Tuesday, June 23, 2015

Homemade gelatin

The gelatinous cube, a creature genetically adapted to graph paper, remains one of the most iconically ridiculous monsters in the D&D canon. It's simplicity, in addition to how expensive commercial miniature representations of it tend to be, invite all sorts of homebrew miniature solutions. EY's recent post on using plastic ice cubes as 1/72 gelatinous cubes prompted me to finally finish my own homebrew version of the geometric critter. Tada!

The core of this project is this thing:

It's an itty-bitty, 2"x2"x2" display case made for golf balls. I got a six pack of them from Amazon, but I bet you can get them individually at sporting goods stores for under $2.

The chief draw for these is that they slide apart,...

...because the fun of a mini for a clear monster whose main power is engulfing PCs is in actually putting hero minis inside.

I could have used these as is, but they are a little too platonically cubic. I wanted some sort of texture to show that it was made of organic goop of some kind. I considered substances like clear caulk, but instead I finally decided on Gloss Gel Medium, a finishing product for artists made by Liquitex that dries clear and with a textured surface. $6 after the requisite 40% off coupon at Hobby Lobby for a fair sized bottle, which I decided was cheap enough if I use it for other modeling projects. I could use it for other oozes, for example, and it seems like it would work for choppy water as well.

Separate the cube as shown above, then sand the surfaces you plan to treat so the Gloss sticks. Wash afterwards to remove plastic dust and allow to dry thoroughly. I painted both sides of the bottom face with several coats of black paint, then added the gel medium to the top face of the black surface (which is to say, the "floor" inside the cube).

I had glued the 2" fender washer to the base before sanding and washing, but I recommend doing so afterwards instead. The washer makes the cube much more stable.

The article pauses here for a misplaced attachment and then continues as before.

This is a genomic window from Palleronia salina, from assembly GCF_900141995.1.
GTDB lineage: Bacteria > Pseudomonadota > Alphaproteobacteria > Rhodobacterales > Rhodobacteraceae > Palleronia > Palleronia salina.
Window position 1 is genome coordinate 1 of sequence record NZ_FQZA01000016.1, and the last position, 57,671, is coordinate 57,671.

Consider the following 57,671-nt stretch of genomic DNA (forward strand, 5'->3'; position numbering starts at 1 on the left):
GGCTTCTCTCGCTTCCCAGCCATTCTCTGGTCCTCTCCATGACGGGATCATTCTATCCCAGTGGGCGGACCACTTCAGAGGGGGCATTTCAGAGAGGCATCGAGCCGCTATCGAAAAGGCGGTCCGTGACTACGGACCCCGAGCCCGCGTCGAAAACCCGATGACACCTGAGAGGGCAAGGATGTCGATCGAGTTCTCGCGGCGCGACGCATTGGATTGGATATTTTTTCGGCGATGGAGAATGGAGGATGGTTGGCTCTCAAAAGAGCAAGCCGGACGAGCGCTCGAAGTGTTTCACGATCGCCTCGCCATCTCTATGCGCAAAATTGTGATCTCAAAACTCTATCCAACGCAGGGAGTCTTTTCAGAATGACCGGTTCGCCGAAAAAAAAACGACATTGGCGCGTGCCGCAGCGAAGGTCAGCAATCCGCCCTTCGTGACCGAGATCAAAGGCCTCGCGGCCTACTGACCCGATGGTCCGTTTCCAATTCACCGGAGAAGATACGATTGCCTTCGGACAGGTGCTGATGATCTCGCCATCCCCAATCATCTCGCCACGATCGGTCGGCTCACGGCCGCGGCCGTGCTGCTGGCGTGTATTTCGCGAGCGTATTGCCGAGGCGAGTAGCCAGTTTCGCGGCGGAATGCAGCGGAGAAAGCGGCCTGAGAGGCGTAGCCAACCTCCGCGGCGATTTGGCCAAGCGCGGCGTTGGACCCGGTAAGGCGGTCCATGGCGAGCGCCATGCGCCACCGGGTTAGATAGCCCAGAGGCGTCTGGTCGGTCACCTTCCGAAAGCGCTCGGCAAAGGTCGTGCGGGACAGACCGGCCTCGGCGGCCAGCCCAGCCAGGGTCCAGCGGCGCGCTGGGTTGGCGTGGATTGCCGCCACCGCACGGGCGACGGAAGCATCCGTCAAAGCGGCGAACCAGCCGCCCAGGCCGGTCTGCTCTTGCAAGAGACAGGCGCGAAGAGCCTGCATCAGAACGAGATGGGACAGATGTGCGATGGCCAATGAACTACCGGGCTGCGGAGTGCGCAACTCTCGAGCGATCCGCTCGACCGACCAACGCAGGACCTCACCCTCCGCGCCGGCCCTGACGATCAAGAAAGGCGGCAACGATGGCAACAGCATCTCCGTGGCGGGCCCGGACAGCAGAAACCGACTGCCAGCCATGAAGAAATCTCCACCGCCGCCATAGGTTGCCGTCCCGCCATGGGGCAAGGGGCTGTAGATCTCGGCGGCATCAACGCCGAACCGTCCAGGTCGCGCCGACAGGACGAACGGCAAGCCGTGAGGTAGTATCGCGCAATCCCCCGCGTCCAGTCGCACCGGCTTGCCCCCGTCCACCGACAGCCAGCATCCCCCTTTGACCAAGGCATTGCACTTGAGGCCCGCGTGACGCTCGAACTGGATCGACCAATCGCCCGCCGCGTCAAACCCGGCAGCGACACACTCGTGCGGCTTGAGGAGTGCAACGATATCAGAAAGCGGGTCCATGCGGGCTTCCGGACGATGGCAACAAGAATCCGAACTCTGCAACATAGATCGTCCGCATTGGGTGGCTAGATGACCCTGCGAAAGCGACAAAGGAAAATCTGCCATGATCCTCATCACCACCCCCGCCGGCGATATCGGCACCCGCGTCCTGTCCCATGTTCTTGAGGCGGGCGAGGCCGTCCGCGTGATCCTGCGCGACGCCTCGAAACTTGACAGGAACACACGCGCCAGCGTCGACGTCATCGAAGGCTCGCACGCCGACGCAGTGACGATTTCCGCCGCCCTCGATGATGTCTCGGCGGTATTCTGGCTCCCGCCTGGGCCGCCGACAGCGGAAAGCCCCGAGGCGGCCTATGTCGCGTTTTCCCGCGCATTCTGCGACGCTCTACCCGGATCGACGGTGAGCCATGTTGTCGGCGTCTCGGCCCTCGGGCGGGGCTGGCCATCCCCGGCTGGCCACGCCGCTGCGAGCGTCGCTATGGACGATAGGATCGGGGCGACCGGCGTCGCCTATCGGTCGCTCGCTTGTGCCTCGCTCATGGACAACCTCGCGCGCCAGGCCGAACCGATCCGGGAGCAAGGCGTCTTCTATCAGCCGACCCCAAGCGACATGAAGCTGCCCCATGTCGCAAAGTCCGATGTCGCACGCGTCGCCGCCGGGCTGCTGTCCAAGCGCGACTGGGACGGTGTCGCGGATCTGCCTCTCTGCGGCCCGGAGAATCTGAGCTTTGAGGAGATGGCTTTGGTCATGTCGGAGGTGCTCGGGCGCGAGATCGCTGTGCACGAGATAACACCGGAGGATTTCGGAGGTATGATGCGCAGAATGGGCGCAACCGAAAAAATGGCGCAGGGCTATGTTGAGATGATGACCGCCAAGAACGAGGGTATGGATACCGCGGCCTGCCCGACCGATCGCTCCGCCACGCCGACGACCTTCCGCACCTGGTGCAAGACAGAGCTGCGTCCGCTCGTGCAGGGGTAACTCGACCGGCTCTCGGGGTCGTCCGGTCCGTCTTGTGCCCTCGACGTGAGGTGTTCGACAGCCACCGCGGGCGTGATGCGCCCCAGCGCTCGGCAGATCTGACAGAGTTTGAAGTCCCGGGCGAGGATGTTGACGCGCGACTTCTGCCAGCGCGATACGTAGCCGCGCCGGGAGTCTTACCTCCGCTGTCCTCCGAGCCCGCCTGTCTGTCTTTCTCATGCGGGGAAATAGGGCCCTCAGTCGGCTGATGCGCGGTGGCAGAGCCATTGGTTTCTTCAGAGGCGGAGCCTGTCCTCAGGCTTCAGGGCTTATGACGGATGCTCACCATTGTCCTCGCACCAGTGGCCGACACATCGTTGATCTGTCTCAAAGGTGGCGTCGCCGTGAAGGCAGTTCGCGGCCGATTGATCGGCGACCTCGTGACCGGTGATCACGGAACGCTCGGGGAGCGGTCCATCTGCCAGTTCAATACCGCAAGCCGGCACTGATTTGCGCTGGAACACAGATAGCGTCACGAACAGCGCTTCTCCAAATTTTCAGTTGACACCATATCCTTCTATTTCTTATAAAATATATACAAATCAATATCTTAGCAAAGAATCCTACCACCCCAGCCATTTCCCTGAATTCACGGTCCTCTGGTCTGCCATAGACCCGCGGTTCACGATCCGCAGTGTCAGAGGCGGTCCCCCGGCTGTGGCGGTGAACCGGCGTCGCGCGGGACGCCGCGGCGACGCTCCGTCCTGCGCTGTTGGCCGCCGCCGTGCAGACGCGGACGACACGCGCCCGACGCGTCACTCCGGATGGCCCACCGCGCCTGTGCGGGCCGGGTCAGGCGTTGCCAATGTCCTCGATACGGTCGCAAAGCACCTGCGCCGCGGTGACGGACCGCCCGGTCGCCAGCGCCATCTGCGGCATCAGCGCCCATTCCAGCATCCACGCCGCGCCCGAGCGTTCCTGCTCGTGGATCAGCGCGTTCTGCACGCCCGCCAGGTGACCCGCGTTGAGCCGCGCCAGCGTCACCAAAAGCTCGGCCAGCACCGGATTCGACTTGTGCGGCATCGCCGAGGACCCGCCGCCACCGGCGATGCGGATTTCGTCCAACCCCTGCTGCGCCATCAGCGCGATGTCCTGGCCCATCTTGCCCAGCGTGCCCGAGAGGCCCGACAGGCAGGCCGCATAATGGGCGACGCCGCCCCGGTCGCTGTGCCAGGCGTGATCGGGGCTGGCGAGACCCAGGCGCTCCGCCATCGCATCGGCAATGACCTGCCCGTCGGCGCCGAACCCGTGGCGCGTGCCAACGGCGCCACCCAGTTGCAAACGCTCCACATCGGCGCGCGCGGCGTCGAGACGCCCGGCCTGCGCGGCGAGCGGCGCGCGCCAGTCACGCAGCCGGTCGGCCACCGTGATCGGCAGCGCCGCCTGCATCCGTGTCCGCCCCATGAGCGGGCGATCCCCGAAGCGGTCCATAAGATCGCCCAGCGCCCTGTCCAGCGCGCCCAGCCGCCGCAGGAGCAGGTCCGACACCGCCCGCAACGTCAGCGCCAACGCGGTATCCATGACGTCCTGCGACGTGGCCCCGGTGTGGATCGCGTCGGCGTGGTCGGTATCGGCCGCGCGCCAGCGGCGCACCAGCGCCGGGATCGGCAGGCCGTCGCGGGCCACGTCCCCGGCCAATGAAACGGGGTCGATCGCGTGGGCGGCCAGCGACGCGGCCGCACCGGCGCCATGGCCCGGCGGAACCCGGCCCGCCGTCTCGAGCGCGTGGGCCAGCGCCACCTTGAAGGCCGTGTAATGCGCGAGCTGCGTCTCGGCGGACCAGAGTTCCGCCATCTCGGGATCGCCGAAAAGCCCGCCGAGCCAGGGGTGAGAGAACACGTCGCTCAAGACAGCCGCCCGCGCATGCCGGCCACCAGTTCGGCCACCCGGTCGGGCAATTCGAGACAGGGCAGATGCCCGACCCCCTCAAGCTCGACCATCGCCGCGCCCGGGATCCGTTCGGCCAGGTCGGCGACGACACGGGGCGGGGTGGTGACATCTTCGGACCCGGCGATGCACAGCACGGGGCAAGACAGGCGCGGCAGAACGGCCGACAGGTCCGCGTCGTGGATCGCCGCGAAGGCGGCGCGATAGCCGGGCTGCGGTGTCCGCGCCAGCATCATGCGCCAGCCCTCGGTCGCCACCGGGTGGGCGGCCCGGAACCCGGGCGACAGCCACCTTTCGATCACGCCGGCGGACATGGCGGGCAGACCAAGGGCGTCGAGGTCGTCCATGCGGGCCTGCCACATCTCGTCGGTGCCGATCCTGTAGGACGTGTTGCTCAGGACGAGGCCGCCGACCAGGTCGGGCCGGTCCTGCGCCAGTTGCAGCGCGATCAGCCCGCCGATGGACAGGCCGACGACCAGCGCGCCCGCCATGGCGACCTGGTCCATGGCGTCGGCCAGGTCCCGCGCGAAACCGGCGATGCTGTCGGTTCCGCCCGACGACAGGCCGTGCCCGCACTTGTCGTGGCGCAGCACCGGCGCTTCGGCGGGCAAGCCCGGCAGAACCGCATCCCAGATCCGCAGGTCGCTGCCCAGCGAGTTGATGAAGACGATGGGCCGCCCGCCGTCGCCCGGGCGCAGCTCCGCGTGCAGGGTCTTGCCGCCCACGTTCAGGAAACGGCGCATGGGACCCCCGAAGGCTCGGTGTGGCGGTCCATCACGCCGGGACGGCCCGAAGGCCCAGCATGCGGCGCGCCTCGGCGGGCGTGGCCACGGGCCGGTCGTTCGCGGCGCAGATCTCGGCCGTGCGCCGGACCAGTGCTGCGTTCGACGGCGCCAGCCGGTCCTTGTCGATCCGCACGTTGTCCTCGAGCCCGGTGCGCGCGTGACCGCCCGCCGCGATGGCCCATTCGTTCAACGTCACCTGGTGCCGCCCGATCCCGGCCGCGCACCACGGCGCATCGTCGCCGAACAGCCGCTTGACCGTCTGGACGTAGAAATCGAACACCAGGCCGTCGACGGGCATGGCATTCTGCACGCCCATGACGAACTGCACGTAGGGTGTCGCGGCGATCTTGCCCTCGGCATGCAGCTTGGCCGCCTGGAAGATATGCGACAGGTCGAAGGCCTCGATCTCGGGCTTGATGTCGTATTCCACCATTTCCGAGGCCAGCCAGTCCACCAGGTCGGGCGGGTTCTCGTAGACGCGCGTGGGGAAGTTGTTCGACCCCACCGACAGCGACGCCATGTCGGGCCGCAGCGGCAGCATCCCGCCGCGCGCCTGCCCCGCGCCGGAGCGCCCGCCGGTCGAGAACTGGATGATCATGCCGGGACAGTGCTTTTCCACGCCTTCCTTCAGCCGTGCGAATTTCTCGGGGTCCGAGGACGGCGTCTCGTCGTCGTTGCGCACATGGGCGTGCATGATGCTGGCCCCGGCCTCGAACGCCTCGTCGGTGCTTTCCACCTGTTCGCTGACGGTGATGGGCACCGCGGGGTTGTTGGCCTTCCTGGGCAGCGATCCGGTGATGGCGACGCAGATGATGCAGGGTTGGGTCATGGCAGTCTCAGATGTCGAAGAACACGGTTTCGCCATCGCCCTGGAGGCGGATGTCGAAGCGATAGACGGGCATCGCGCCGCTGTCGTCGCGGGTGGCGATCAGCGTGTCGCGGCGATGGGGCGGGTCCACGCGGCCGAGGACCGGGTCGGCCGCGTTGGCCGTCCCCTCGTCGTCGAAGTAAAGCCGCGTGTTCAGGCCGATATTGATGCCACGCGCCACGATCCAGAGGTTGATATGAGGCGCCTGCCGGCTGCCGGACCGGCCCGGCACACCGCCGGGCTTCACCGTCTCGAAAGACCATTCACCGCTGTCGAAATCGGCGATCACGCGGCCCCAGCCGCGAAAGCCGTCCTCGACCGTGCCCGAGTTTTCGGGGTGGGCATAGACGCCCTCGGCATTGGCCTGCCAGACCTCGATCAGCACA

I also added the Gloss to all the clear outside surfaces. Try not to get any medium on the bevelled edges, so the two parts slide apart as easily as possible. You may want to run a knife over these edges as well, so the fit isn't quite so snug.

A layer of Future shine or some other finish on the bottom is a good idea to keep it from scuffing. You could paint Future on the rest of the mini too, but it's not really necessary; the Gloss Medium is shiny and resilient enough on its own.

Large enough to comfortably accommodate one comparison viking!
One downside to this approach: Even after shaving the bevelled edges to make the fit a bit looser, it's still sort of tough to separate the two halves of the cube. I'm thinking of some sort of tab to make separation easier. Still, I think it looks pretty good, and it's pretty easy to make.

Since I still have five of these golf ball display cases, I can make more of these things. Would anyone be interested in getting one as a trade, or possibly some sort of future giveaway?


  1. always good ! congrats and thanks for all your excellent ideas and "how-to-do" !

  2. I love it man! Great idea, cleverly and simply executed.

  3. Awesome sauce!
    Maybe could trade, I'd love to make of those.